Through these words – these mysterious, powerful, inspiring words – we are drawn to the faith that where we stand at our weakest, our most vulnerable, our most helpless, God in Christ through the power of the Holy Spirit does everything; everything to enable us to live this life, and everything to give us the living hope that death has been defeated. We are drawn back to God’s promises that the new life made real in Jesus Christ does not end at this point. And we are drawn back to God’s seal on those promises, for as we approach the Easter season, we see that in Jesus’ resurrection from the dead, those promises are fulfilled, and so ‘sin and death and hall can never over us final triumph gain’.

Week 4: The encounter with frailty

The Mystery of Everything – a Lent course based around the film ‘The Theory of Everything’ Week 4: The encounter with frailty It’s not easy to give reflections without having seen the film, ‘The Theory of Everything’, based on a book by Jane Hawking with her story of hers and Stephen’s life together, but for those of...

Week 3: The complexity of relationships

The Mystery of Everything – a Lent course based around the film ‘The Theory of Everything’ Week 3: The complexity of relationships It’s not easy to give reflections without having the film, ‘The Theory of Everything’, based on a book by Jane Hawking with her story of hers and Stephen’s life together, but for those of...

Week 2: The enigma of weakness

The Mystery of Everything – a Lent course based around the film ‘The Theory of Everything’ Week 2: The enigma of weakness It’s not easy to give reflections without having the film, ‘The Theory of Everything’, based on a book by Jane Hawking with her story of hers and Stephen’s life together, but for those of...

Week 1 The experience of wonder

The Mystery of Everything – a Lent course based around the film ‘The Theory of Everything’ Week 1: The experience of Wonder It’s not easy to give reflections without having the film, ‘The Theory of Everything’, based on a book by Jane Hawking with her story of hers and Stephen’s life together, but for those of...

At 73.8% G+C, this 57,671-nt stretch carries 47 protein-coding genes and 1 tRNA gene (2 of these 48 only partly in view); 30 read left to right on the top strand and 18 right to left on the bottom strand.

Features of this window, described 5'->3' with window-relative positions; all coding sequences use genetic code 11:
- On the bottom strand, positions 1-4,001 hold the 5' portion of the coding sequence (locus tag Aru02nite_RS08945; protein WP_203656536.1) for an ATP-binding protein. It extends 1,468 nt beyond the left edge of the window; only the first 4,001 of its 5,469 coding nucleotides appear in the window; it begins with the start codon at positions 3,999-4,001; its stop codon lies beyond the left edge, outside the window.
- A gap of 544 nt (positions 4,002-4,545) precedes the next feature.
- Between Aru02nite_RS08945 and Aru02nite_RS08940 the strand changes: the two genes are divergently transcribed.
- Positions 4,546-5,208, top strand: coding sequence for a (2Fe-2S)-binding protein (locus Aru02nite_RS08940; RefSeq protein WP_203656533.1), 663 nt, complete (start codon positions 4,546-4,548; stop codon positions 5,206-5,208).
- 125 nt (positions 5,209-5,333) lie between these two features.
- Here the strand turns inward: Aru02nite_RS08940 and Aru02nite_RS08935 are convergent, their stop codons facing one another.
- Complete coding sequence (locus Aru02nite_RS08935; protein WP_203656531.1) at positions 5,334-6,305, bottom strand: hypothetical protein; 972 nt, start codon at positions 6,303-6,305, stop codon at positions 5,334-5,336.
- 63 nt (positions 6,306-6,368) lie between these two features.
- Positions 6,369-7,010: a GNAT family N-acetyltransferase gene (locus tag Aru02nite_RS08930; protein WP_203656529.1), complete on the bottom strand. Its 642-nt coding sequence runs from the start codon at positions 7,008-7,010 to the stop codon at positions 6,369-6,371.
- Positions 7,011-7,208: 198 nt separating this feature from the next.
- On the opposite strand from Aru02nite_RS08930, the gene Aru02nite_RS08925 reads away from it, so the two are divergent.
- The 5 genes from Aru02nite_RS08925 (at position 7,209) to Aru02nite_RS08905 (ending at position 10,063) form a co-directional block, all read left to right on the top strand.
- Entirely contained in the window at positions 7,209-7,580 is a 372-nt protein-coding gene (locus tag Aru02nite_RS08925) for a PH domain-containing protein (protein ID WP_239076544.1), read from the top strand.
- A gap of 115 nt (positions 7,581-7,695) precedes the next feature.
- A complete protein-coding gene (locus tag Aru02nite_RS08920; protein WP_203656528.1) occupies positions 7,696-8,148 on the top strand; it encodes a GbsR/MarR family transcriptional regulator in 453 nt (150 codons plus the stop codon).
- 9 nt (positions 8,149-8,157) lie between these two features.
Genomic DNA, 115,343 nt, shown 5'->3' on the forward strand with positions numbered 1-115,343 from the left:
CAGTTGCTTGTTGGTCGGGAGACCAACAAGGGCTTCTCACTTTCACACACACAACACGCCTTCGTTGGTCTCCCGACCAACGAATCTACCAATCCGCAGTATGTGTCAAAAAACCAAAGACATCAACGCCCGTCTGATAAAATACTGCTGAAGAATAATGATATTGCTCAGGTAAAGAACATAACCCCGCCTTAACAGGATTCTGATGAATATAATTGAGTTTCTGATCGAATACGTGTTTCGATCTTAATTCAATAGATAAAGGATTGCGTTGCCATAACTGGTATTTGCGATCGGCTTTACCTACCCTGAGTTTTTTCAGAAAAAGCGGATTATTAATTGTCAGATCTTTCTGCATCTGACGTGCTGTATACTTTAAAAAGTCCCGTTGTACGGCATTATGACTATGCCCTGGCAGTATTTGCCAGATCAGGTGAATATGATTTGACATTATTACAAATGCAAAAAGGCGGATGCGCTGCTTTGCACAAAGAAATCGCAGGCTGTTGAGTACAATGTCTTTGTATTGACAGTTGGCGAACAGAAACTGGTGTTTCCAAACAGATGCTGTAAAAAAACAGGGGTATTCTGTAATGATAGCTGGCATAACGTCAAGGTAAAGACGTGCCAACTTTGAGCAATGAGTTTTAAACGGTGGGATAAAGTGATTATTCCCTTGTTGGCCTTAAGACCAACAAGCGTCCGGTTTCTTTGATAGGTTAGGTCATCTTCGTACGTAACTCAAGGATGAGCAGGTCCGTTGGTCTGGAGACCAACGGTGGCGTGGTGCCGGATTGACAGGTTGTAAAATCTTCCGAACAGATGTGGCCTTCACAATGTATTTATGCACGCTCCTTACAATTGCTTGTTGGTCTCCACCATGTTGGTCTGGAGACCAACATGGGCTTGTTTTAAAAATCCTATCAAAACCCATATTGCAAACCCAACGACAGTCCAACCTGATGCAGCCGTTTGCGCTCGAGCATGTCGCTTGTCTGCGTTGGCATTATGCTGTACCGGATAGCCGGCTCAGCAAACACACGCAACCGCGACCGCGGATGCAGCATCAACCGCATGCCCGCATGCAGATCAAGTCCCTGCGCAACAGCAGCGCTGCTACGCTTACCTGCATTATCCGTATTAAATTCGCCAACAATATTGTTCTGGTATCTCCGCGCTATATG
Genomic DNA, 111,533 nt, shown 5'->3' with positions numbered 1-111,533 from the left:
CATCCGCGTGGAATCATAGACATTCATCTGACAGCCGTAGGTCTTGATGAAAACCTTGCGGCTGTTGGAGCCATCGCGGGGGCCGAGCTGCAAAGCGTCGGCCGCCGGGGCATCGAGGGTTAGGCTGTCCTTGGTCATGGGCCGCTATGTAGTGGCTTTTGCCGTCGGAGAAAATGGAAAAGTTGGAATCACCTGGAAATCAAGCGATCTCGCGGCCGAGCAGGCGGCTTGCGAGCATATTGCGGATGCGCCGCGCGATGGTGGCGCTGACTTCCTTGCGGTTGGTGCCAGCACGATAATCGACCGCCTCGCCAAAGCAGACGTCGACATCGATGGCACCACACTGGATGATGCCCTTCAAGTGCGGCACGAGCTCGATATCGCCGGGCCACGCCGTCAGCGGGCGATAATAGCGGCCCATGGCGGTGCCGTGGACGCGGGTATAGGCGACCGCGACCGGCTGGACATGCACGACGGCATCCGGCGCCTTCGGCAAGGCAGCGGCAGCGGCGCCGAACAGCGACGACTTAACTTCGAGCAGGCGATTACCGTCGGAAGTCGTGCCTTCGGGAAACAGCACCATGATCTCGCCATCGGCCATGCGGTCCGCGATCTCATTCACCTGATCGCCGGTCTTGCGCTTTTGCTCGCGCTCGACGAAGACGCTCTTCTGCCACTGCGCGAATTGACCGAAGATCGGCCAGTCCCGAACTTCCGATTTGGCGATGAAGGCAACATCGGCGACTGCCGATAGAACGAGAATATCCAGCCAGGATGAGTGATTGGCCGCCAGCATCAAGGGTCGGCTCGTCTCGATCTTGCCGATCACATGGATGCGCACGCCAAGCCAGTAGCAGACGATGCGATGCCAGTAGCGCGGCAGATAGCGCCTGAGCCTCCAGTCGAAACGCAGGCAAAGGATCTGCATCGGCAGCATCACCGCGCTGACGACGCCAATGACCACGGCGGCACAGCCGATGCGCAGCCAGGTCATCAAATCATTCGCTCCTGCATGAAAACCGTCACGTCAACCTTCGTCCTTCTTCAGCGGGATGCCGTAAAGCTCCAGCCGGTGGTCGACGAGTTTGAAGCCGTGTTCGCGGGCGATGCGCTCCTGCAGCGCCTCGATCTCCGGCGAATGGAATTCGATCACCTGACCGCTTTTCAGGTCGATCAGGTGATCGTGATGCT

Lent Study: ‘The Mystery of Everything’

‘The Mystery of Everything’ is a new and original Lent course by Hilary Brand, which takes the multi-award winning film about Stephen Hawking, ‘The Theory of Everything’, as its starting point. The course explores ways in which the mysteries of the universe and of everyday life – and the acceptance that we have more questions than answers – can reinvigorate our faith and spiritual journey. The course is based around five weekly group sessions entitled: ‘The experience of wonder’, ‘The enigma of weakness’, ‘The complexity of relationships’, ‘The encounter with frailty’ and ‘The hope beyond brokenness’.

We shall run two sessions:

Tuesdays, 7.30–9.00 pm, starting on Tuesday, 16 February 2016

Wednesdays, 1.00–2.30 pm, starting on Wednesday, 24 February 2016

Everybody welcome

Salt of the Earth: Week of Prayer for Christian Unity

Produced by Churches Together in Britain and Ireland Day 1 – Let the Stone be Rolled away Ezekiel 37:12–14 I am going to open your graves. Psalm 71:19–23 Your power and your righteousness, O God, reach the high heavens. Romans 8:15–21 We suffer with him so that we may also be glorified. Matthew 28: 1–10 He...